French President Emmanuel Macron wins the first round of the presidential election with 28% and will contest the second round against right-wing candidate Marine Le Pen (23%)

As was the case five years ago, President Emmanuel Macron and the right-wing Marine Le Pen prevailed this Sunday in the first round of the presidential election, according to the (very accurate) estimates of the results. Many things can be reproached to the centrist leader – his balance sheet is full of chiaroscuro – but there is no doubt that he is a genius of political strategy. After 2017 and the 2019 Europeans, he has managed to install again in French politics the duel between Macronism and Lepenism (right). A pulse in which he has every chance of winning, but he cannot rush to claim victory either.

Macron won more comfortably than the last polls predicted. In the end, the French president was the most voted candidate with 27.6% of the votes, according to the estimates announced at eight o’clock in the evening. Le Pen came in second with 23% of the votes. Will the centrist leader’s lead be enough to win a comfortable re-election? It will be known on April 24 (second round) in the evening.

For the second round in a fortnight’s time, the centrist candidate has several advantages. Thanks to his “grand coalition” between center-right and center-left, and perhaps also benefited by a “national unity” effect due to the war in Ukraine, he increased by more than three points his 2017 result. In addition, the Socialists, the Republican right, the Greens and the Communists called for a vote for him in the interest of rallying against the right.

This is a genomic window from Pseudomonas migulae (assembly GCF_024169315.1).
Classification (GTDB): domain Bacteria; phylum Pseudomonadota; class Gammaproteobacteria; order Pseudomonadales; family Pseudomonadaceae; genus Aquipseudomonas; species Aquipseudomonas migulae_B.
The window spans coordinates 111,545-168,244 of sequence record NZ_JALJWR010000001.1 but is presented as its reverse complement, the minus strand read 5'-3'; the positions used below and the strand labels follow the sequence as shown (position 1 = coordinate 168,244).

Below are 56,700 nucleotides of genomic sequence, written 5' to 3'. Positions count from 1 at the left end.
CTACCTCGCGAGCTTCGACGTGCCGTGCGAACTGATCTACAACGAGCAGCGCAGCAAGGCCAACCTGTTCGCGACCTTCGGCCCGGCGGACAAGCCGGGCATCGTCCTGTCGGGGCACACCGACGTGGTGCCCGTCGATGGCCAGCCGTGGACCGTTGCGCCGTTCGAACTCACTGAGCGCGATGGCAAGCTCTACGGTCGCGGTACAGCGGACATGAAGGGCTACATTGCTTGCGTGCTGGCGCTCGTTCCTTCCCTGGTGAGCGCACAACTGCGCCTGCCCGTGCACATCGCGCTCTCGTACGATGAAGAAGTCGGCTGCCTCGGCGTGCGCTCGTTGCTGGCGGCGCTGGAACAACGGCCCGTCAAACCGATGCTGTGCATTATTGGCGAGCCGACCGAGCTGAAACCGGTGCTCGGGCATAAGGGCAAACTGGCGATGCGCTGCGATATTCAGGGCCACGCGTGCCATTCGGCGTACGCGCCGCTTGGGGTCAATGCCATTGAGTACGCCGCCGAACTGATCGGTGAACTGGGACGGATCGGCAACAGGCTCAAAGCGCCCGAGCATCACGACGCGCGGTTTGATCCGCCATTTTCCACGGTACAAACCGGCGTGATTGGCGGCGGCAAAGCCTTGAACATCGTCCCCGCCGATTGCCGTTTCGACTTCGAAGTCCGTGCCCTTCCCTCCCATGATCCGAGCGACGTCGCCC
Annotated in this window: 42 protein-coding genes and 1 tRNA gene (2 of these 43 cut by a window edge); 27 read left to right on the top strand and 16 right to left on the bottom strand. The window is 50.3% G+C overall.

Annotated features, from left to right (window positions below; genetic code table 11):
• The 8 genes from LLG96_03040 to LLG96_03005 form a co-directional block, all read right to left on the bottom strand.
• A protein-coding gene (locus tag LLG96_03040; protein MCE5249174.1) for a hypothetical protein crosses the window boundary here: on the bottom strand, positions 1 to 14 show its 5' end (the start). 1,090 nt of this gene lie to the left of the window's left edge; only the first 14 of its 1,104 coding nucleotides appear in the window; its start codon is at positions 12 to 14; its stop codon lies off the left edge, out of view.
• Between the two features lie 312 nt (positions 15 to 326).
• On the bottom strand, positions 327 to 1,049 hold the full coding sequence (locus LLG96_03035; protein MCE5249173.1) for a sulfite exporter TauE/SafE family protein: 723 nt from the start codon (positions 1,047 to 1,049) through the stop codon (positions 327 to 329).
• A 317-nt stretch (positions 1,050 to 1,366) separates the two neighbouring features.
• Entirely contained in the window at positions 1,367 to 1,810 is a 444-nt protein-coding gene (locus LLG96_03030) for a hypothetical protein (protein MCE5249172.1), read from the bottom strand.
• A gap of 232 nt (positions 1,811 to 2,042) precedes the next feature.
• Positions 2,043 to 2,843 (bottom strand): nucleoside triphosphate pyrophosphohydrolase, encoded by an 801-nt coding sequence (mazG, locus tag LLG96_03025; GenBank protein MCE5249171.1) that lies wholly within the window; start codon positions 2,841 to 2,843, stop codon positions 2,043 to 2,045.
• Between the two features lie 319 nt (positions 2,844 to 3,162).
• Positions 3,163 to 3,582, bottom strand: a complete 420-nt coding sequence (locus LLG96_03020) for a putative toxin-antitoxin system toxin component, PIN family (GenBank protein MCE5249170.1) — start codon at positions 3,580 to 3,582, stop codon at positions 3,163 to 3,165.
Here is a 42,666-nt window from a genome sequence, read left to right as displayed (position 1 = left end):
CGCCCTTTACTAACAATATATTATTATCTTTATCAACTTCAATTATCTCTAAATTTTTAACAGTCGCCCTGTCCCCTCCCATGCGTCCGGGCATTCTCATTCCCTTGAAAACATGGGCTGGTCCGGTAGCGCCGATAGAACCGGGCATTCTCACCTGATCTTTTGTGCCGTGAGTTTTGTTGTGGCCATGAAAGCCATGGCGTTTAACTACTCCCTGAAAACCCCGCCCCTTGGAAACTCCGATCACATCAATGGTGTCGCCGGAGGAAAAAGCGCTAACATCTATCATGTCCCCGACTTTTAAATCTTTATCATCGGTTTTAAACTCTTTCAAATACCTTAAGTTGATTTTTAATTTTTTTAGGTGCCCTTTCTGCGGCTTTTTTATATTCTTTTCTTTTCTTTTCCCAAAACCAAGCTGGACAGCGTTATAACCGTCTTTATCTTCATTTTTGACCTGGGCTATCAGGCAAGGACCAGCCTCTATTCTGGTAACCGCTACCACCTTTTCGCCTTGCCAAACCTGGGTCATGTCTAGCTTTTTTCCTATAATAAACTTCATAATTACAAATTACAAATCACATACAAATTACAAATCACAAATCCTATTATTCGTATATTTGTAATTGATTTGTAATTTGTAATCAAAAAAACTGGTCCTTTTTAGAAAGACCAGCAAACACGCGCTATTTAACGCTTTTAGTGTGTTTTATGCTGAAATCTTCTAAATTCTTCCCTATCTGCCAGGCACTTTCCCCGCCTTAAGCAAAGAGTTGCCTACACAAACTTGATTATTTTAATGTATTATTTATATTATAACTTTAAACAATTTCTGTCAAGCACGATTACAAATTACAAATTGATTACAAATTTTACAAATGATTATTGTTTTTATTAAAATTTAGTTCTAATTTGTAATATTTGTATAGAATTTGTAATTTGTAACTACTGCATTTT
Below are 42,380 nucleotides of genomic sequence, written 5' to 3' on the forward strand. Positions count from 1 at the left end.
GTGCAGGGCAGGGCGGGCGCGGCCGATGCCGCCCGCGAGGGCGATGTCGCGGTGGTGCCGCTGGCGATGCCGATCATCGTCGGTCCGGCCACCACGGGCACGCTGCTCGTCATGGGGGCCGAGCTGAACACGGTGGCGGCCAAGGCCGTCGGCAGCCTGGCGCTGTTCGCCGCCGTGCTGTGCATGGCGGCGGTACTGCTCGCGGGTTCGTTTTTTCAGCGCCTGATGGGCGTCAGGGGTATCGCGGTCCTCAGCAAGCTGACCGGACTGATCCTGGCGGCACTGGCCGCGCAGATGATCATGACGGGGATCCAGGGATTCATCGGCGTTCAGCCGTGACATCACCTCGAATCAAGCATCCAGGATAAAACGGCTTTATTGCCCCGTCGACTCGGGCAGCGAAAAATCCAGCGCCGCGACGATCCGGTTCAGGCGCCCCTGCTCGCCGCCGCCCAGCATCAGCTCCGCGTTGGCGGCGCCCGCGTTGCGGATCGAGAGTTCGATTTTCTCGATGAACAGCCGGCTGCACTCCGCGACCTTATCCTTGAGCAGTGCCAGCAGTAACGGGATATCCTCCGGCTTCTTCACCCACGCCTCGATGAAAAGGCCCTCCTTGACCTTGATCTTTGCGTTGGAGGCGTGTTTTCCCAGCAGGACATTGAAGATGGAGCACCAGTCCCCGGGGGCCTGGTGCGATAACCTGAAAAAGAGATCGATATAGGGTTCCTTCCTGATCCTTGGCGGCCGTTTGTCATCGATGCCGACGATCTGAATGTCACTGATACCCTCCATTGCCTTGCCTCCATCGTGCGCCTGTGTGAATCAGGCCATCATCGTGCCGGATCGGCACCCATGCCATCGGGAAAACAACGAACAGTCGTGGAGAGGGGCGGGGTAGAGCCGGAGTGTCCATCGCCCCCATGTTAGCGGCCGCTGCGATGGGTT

“No vote for Mrs. Le Pen!”, “No vote for Mrs. Le Pen!”, “No vote for Mrs. Le Pen!”, cried up to three times the insubordinate Jean-Luc Mélenchon (ecosocialist), the third man of these elections, who remained at the gates of the second place, less than one point behind the leader of the National Regroupment (RN, extreme right). In spite of having been climbing in the polls since mid-March, he did not achieve the desired ‘sorpasso’ for the French left. The leader of Unsubmissive France obtained 22.2% of the votes, according to estimates. Undoubtedly, this is an important result for Podemos’ partners in France, but insufficient to unseat the ultra leader.

Turnout fell in France, but did not sink. An estimated 74% of voters went to the polls this Sunday. This represents a four-point drop compared to the first round in 2017 (78%). After municipal elections in 2020 and regional elections last year marked by a very low turnout, abstention was one of the factors to be taken into account.

The election of the head of state monopolizes political life in France, where historically there was massive voting in these elections. But after the war in Ukraine overshadowed the campaign in the media and there were no televised debates, there were fears that this presidential election would surpass the abstention record of 29% set in the first round in 2002. In the end, the turnout was slightly higher than twenty years ago.

However, one of Macron’s challenges for the second round will be to mobilize the electorate of the other parties. As already happened in 2017, a significant increase in abstention between the first and the second round cannot be ruled out. Indeed, according to the latest polls, the centrist leader would prevail with 54% of the vote to Le Pen’s 46%. The electoral suspense has not yet completely disappeared in France.

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